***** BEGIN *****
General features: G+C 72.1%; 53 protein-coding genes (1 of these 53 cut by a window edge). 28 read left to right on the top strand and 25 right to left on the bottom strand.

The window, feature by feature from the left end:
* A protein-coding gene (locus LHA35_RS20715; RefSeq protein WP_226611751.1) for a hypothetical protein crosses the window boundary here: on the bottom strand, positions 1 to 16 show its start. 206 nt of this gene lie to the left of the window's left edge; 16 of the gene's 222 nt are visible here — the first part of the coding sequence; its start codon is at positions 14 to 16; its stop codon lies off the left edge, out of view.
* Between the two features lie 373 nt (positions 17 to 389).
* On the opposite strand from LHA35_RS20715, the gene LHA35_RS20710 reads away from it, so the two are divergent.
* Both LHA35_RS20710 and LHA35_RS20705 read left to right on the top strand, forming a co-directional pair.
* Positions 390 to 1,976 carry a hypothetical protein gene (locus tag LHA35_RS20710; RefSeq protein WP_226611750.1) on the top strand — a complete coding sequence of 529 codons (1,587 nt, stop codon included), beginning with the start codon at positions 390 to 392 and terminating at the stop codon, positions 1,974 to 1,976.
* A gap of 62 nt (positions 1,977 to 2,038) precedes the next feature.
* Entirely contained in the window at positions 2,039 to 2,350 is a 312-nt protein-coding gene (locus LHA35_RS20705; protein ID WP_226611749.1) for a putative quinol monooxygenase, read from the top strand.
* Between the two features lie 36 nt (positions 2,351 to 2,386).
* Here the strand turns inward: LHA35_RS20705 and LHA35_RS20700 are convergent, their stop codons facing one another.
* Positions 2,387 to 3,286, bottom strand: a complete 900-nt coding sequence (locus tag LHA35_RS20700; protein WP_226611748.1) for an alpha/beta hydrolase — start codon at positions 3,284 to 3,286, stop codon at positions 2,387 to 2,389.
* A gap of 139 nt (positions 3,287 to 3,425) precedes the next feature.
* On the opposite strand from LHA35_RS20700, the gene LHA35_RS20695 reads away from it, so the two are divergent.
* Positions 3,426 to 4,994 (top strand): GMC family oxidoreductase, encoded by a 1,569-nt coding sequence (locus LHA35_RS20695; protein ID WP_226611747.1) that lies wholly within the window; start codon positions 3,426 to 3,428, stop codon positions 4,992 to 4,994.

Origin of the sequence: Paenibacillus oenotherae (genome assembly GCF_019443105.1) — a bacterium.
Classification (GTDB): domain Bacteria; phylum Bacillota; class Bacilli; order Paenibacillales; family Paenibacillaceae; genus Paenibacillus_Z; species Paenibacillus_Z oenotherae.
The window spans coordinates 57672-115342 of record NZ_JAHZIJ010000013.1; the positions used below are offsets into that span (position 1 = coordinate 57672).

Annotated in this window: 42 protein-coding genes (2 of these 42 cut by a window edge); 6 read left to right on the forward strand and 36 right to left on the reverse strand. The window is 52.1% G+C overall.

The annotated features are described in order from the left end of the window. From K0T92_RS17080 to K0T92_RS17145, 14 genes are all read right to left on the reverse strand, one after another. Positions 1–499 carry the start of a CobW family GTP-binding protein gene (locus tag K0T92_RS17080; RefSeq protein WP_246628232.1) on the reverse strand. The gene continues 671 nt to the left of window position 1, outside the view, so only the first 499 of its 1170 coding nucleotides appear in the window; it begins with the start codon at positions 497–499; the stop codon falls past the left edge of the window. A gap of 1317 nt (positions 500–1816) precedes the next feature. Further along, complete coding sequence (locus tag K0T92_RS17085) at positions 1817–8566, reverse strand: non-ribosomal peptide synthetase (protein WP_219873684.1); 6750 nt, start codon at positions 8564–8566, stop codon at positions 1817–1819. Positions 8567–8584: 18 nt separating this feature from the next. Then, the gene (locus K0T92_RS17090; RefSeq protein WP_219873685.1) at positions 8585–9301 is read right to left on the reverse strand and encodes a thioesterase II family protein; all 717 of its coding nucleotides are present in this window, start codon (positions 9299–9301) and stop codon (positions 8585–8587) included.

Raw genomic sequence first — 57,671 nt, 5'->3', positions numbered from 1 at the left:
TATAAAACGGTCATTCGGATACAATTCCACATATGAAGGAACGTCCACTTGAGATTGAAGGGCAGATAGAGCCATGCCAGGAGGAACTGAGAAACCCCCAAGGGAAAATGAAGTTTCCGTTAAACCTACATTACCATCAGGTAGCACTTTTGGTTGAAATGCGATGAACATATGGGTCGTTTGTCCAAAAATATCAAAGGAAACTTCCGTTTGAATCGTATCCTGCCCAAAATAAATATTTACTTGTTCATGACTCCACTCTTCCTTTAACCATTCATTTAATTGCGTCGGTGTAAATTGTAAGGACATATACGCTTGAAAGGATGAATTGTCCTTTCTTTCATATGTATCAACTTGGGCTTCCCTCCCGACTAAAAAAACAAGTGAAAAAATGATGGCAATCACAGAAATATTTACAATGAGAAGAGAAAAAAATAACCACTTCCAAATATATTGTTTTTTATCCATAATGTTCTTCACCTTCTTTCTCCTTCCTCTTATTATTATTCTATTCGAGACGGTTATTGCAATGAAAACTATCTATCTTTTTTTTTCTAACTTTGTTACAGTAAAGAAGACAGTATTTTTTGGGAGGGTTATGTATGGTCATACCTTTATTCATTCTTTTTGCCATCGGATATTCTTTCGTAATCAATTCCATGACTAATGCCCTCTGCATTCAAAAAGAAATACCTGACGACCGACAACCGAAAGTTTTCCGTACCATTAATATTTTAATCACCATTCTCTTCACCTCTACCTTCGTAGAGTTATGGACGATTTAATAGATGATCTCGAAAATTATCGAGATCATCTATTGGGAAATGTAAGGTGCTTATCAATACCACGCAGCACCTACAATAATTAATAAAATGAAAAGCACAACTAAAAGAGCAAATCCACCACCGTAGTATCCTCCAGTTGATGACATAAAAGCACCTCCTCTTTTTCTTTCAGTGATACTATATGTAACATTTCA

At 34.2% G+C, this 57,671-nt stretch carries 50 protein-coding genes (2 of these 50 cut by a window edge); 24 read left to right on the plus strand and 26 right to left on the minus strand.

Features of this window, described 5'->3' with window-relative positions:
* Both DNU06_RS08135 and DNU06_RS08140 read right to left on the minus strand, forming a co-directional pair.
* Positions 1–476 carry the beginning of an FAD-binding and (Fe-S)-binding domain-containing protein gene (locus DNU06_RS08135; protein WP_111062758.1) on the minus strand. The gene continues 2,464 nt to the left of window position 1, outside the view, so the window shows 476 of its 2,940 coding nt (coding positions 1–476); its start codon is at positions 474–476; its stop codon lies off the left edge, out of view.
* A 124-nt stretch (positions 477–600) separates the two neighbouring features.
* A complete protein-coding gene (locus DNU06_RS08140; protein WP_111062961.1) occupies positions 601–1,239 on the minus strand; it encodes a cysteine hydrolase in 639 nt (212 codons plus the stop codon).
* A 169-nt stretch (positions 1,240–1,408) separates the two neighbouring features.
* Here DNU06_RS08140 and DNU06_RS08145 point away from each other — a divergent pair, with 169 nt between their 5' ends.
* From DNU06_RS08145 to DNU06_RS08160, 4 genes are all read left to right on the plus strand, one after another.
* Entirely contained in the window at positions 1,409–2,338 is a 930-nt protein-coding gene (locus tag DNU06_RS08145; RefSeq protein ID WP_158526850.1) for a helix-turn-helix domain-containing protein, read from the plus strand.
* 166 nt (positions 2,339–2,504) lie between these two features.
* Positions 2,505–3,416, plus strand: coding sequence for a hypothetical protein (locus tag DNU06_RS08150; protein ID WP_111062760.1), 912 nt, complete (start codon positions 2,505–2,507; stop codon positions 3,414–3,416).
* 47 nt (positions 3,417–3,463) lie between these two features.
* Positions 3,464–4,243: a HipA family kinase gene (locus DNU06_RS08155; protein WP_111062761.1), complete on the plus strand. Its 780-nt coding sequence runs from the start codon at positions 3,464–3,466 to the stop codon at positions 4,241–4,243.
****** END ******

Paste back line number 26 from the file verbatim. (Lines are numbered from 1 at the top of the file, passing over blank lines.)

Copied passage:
* Positions 1–476 carry the beginning of an FAD-binding and (Fe-S)-binding domain-containing protein gene (locus DNU06_RS08135; protein WP_111062758.1) on the minus strand. The gene continues 2,464 nt to the left of window position 1, outside the view, so the window shows 476 of its 2,940 coding nt (coding positions 1–476); its start codon is at positions 474–476; its stop codon lies off the left edge, out of view.